• Enforcement of the legislation relating to fluorinated gases, Carbon Capture and Storage (CCS), emissions inventories (PRTR), greenhouse gas fuel emissions, fuel quality, and the promotion of renewable energy sources;
  • Enforcement of the legislation relating to CO2 emissions from cars, CO2 emissions from light commercial vehicles, metallic mercury, and persistent organic pollutants (POP’s);
  • Transferring, sharing, and disseminating of the acquired experience.


To transfer and to apply the scientific and technical knowledge, skills, and “sensibility” acquired by the different skills of the National Research Council (CNR) (in particular of the IIA), in making and implementing the environmental legislation in national, European , and international contexts.

To support the public administration to improve the preparation and implementation of environmental legislation.

Moreover, the transfer and application of technical and scientific knowledge in drawing up and implementing the environmental legislation can provide, inter alia, technical standards better to apply, also in terms of reproducibility and specificity; as well as to give rise a process of improvements, both in terms of effectiveness and efficiency, as in the applicability of the standards themselves, allowing simplification and harmonisation.

The achievement of the objectives listed above, in accordance with the National Research Council Statute (Board Resolution No. 8, March 2011), also allows to carry out for the following activities:

  • the promotion, enhancement and utilization of research results;
  • the promotion and dissemination of knowledge to the public also through publishing initiatives;
  • providing technical and scientific expertises.


Contaminanti Emergenti

L’interesse di scienziati e legislatori si sposta sempre più dagli inquinanti regolamentati e POPs, i cui protocolli di misura e tossicità sono consolidati, a nuove classi di sostanze (soprattutto organiche) che impattano sulla salute e sull’ambiente con un ampio spettro di effetti nocivi (mutagenesi, sensibilizzazione, irritazione, allergie, problemi epatici e cardiaci, disfunzioni genetiche ed endocrine, della riproduzione e del metabolismo…): plastificanti, ignifughi, tensioattivi, fragranze, nuovi pesticidi, antiossidanti/conservanti, schermanti UV, detergenti, prodotti per la cosmesi e pulizia, droghe e farmaci. Sono i Contaminanti Emergenti (ECs) o Distruttori Endocrini (EDs). A causa della larga diffusione e relativa inerzia chimica, si accumulano e disperdono in tutti i comparti ambientali anche in regioni remote, ma impattano soprattutto negli ambienti di vita indoor.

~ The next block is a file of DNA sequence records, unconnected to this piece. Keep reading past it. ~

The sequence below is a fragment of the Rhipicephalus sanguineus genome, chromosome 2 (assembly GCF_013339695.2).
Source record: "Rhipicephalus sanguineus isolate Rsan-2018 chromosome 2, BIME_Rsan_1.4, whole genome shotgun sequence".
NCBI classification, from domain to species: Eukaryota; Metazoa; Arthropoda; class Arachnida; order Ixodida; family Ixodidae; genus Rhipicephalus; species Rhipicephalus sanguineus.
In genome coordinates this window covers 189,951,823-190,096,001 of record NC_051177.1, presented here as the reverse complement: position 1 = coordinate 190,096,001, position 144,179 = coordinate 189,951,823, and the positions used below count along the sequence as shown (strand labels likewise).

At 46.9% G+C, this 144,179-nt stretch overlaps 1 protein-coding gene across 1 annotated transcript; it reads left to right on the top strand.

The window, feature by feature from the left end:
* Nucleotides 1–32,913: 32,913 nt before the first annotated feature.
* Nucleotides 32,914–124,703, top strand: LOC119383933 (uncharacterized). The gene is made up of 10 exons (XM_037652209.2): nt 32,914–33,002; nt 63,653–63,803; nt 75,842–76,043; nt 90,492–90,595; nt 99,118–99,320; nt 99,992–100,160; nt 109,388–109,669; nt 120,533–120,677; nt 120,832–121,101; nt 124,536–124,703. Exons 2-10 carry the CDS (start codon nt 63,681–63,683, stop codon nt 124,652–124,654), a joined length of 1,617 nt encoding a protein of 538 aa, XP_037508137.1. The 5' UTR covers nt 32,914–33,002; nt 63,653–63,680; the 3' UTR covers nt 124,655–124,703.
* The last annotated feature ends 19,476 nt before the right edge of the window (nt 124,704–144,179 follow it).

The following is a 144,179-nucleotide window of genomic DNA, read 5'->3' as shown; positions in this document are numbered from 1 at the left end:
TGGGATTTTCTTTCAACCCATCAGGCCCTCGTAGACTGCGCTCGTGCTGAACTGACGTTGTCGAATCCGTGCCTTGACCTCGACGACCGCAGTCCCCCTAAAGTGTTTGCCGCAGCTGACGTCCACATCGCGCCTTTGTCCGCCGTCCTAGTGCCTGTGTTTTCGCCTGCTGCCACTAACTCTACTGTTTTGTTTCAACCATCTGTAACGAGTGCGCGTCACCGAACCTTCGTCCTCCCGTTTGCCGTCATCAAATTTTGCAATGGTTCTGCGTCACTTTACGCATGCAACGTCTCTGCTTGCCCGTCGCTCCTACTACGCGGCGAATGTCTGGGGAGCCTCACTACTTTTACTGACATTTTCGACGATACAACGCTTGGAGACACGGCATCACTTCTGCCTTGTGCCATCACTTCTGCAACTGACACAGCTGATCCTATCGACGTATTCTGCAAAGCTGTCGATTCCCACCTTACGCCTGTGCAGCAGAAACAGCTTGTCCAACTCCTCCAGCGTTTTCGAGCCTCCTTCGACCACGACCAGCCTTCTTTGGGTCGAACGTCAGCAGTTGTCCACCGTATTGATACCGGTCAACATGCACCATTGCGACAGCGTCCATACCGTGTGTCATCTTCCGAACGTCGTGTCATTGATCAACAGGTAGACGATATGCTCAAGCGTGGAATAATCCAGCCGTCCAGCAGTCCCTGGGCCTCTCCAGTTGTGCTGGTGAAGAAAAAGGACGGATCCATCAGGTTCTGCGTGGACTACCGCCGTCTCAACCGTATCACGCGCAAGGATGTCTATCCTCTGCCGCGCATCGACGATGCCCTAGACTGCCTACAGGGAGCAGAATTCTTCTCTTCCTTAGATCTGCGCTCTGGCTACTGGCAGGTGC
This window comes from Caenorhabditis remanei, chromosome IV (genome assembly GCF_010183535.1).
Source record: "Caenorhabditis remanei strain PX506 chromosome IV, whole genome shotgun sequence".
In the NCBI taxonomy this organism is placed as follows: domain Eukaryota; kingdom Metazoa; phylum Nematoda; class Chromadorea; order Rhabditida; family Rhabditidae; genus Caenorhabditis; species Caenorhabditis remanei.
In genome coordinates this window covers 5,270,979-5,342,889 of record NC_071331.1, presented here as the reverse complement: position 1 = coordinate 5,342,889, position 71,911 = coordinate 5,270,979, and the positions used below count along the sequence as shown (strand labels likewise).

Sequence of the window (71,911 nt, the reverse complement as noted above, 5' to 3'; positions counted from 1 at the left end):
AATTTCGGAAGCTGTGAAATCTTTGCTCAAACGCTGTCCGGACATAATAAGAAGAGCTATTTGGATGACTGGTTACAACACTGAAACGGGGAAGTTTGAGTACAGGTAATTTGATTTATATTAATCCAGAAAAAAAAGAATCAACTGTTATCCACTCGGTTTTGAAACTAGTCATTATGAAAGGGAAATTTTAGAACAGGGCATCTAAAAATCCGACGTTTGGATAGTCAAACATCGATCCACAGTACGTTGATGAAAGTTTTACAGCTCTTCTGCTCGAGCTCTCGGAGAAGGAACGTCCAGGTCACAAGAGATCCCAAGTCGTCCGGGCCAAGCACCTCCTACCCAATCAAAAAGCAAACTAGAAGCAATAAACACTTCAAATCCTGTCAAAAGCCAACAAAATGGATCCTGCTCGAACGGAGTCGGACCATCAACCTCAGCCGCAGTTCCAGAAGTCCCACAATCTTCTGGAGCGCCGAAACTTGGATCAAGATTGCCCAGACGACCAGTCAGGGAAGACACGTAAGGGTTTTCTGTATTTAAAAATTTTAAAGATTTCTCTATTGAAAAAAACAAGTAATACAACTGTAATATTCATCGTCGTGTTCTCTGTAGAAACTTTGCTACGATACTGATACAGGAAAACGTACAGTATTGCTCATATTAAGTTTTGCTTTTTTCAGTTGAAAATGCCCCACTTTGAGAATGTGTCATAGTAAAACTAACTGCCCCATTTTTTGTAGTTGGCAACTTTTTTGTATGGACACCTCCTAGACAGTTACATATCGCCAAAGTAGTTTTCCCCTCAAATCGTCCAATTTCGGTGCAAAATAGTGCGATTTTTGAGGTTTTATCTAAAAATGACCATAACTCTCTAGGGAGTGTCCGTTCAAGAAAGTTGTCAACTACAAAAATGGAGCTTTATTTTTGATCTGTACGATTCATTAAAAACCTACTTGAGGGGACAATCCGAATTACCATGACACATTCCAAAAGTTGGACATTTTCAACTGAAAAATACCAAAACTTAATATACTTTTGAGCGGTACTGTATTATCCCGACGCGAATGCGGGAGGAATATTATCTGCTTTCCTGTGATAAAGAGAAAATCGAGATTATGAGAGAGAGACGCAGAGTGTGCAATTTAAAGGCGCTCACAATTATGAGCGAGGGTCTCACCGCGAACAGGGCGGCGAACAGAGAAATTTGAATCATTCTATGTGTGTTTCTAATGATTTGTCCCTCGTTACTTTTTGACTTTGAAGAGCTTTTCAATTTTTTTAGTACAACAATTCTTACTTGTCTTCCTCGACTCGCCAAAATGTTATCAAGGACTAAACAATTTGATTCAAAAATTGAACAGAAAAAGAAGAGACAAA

Il CNR-IIA possiede una ricca esperienza sia per gli ECs (unica riguardo a droghe e farmaci in aria), sia per gli ambienti indoor e l’obbiettivo principale dell’ambito tematico e quello di investigare sia la composizione chimica sia il comportamento, di queste sostanze in atmosfera.

Allo scopo vengono sviluppati e applicati metodi e utilizzate tecniche strumentali all’avanguardia nel settore e di routine. Il Gruppo di Ricerca effettua ricerche in Italia e all’estero nell’ambito di progetti, convenzioni e cooperazioni scientifiche con Università, Amministrazioni Locali, Enti Governativi (Ministeri) e Imprese. Ciò, anche con l’obiettivo di meglio identificare l’esposizione agli EDs e l’impatto ambientale e sanitario. Siti privilegiati sono aree urbane e remote e, per l’indoor, abitazioni, uffici, scuole e ospedali. Sono studiate specie gassose, aerosoli e deposizioni cosi come nuove matrici di interesse ambientale come le microplastiche. La parallela speciazione di inquinanti tradizionali (IPA, Nitro-IPA, BTEX, idrocarburi alifatici, acidi grassi) e lo studio di matrici diverse servono a completare l’identificazione delle sorgenti e valutare il trasporto d’inquinamento.

Catia Balducci

Catia Balducci

referente Area di ricerca

Sede: MLIB